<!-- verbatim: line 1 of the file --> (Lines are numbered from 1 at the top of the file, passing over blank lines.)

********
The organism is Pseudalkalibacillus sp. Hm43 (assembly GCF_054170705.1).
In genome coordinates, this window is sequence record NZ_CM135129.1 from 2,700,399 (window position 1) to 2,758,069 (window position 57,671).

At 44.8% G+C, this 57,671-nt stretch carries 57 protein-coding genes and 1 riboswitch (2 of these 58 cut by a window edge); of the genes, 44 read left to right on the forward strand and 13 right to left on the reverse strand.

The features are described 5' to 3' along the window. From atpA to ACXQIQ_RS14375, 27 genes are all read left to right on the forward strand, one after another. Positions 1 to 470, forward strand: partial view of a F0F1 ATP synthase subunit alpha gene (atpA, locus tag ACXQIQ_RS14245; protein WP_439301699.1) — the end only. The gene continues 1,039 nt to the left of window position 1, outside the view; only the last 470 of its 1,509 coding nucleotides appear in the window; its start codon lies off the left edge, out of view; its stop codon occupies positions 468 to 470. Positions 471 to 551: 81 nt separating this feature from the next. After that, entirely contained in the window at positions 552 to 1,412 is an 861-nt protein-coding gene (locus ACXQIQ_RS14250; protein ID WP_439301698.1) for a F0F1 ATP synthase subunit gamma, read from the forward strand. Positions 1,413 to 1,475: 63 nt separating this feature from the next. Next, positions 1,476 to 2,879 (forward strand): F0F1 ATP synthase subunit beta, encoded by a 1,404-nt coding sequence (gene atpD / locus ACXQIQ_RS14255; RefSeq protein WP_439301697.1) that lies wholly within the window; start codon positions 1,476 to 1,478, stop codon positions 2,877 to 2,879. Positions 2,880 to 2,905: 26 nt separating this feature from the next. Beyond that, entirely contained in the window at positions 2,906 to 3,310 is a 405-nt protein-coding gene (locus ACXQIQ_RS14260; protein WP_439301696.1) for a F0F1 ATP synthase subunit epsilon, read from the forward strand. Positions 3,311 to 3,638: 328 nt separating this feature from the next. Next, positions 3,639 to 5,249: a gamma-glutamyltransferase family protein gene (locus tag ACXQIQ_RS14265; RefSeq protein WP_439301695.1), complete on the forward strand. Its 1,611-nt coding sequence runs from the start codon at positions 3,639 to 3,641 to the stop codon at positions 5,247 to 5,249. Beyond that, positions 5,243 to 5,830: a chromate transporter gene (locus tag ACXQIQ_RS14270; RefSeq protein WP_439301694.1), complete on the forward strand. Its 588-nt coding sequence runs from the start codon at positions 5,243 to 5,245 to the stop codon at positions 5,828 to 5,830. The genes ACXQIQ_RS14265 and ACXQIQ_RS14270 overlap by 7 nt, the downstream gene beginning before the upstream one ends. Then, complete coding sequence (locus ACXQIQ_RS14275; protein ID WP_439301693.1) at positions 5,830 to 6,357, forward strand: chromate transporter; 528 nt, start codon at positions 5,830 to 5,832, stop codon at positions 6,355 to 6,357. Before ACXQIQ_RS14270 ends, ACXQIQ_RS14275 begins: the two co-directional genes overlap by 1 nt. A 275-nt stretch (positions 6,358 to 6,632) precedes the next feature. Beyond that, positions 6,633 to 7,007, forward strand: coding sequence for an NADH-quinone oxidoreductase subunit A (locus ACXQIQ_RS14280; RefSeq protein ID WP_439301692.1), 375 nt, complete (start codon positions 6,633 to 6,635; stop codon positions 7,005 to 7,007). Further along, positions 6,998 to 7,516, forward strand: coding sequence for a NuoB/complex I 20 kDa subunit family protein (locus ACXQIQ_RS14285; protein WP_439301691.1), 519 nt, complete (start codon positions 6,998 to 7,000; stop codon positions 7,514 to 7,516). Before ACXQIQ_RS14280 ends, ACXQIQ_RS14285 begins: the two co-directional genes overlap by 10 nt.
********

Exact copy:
The organism is Pseudalkalibacillus sp. Hm43 (assembly GCF_054170705.1).